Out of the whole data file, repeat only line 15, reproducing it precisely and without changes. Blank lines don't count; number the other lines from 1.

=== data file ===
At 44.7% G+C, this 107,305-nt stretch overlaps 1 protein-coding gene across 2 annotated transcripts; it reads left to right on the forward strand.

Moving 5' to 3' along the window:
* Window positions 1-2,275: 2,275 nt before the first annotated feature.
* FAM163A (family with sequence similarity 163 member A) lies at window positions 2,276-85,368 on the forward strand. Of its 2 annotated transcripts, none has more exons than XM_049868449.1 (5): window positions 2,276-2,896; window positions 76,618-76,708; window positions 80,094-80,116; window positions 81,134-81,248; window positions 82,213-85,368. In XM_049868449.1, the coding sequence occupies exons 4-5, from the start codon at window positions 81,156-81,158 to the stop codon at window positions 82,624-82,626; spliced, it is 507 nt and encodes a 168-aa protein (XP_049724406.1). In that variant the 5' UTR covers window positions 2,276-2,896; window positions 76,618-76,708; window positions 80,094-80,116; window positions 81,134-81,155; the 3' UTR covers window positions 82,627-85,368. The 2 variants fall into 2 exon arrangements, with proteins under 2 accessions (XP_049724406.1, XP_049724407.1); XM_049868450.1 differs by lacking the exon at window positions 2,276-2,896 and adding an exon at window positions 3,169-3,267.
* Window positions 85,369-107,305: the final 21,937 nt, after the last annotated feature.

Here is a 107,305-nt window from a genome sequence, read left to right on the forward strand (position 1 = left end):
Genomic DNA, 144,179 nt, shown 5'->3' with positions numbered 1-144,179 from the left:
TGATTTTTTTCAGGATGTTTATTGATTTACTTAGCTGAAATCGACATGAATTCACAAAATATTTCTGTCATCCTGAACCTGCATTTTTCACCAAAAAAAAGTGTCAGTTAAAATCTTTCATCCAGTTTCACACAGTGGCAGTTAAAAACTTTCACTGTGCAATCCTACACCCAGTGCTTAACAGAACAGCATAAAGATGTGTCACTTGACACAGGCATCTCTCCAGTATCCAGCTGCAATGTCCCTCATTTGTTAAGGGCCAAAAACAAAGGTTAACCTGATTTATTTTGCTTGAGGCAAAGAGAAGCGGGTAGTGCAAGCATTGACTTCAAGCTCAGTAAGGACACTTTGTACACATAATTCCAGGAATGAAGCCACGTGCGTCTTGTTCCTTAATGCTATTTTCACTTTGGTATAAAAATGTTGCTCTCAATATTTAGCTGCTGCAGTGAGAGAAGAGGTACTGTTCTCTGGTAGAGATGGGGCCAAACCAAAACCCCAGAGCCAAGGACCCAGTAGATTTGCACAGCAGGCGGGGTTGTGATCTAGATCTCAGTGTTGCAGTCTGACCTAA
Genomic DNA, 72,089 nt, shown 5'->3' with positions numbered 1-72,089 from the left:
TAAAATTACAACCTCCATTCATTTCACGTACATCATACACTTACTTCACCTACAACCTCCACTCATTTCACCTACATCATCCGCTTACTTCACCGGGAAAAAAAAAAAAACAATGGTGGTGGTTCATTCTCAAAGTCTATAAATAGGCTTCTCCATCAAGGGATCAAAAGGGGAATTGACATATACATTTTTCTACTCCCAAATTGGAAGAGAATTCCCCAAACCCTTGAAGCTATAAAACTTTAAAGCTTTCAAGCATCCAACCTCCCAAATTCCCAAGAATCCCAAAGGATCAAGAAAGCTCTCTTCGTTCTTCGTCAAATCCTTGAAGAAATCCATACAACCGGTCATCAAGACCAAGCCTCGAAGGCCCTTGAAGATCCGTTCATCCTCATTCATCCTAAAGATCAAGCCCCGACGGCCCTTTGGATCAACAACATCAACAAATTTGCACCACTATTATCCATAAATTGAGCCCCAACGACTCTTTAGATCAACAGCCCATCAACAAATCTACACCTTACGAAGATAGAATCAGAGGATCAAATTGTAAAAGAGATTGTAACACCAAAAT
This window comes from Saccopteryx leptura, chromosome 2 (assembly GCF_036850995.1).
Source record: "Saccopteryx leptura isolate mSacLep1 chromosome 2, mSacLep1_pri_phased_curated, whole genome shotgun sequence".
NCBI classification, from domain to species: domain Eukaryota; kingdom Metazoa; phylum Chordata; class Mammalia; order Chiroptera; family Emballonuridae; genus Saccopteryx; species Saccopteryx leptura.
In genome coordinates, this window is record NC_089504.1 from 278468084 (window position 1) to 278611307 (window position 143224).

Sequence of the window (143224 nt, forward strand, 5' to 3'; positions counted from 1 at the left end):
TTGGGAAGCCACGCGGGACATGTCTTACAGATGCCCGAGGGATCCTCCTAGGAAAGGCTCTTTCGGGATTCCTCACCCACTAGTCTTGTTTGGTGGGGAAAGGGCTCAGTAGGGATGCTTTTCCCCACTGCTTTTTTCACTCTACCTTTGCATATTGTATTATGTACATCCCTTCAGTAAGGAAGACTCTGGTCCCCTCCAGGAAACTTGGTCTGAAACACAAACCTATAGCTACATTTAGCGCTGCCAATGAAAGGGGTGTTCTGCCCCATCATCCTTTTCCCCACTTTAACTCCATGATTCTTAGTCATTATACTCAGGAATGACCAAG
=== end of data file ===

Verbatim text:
Sequence of the window (143224 nt, forward strand, 5' to 3'; positions counted from 1 at the left end):